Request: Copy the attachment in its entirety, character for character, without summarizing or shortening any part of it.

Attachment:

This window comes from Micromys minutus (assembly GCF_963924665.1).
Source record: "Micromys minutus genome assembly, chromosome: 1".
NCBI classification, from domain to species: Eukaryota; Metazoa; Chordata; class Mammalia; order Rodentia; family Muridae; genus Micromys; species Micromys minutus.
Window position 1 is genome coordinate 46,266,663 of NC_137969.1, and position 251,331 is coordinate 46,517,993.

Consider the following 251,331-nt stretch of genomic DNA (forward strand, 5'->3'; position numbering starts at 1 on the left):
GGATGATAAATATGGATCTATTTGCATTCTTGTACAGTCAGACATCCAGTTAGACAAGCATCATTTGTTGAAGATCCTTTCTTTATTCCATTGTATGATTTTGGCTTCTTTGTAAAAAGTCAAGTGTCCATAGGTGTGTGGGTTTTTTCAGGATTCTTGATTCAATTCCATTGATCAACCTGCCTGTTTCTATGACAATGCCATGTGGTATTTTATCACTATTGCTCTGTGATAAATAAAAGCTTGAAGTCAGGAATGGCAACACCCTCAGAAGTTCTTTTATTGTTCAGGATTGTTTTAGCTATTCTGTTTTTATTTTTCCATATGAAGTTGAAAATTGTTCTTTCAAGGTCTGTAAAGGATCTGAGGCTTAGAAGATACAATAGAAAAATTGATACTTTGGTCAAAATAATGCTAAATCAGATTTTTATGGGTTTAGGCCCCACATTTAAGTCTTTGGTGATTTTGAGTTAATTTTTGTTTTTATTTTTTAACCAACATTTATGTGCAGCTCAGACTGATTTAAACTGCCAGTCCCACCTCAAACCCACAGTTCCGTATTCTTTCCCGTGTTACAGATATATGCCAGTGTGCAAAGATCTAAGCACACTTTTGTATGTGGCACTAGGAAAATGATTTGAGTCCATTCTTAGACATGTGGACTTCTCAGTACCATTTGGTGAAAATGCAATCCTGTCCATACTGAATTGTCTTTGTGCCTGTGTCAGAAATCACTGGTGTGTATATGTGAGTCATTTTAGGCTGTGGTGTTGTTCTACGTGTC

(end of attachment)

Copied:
This window comes from Micromys minutus (assembly GCF_963924665.1).
Source record: "Micromys minutus genome assembly, chromosome: 1".
NCBI classification, from domain to species: Eukaryota; Metazoa; Chordata; class Mammalia; order Rodentia; family Muridae; genus Micromys; species Micromys minutus.
Window position 1 is genome coordinate 46,266,663 of NC_137969.1, and position 251,331 is coordinate 46,517,993.

Consider the following 251,331-nt stretch of genomic DNA (forward strand, 5'->3'; position numbering starts at 1 on the left):
GGATGATAAATATGGATCTATTTGCATTCTTGTACAGTCAGACATCCAGTTAGACAAGCATCATTTGTTGAAGATCCTTTCTTTATTCCATTGTATGATTTTGGCTTCTTTGTAAAAAGTCAAGTGTCCATAGGTGTGTGGGTTTTTTCAGGATTCTTGATTCAATTCCATTGATCAACCTGCCTGTTTCTATGACAATGCCATGTGGTATTTTATCACTATTGCTCTGTGATAAATAAAAGCTTGAAGTCAGGAATGGCAACACCCTCAGAAGTTCTTTTATTGTTCAGGATTGTTTTAGCTATTCTGTTTTTATTTTTCCATATGAAGTTGAAAATTGTTCTTTCAAGGTCTGTAAAGGATCTGAGGCTTAGAAGATACAATAGAAAAATTGATACTTTGGTCAAAATAATGCTAAATCAGATTTTTATGGGTTTAGGCCCCACATTTAAGTCTTTGGTGATTTTGAGTTAATTTTTGTTTTTATTTTTTAACCAACATTTATGTGCAGCTCAGACTGATTTAAACTGCCAGTCCCACCTCAAACCCACAGTTCCGTATTCTTTCCCGTGTTACAGATATATGCCAGTGTGCAAAGATCTAAGCACACTTTTGTATGTGGCACTAGGAAAATGATTTGAGTCCATTCTTAGACATGTGGACTTCTCAGTACCATTTGGTGAAAATGCAATCCTGTCCATACTGAATTGTCTTTGTGCCTGTGTCAGAAATCACTGGTGTGTATATGTGAGTCATTTTAGGCTGTGGTGTTGTTCTACGTGTC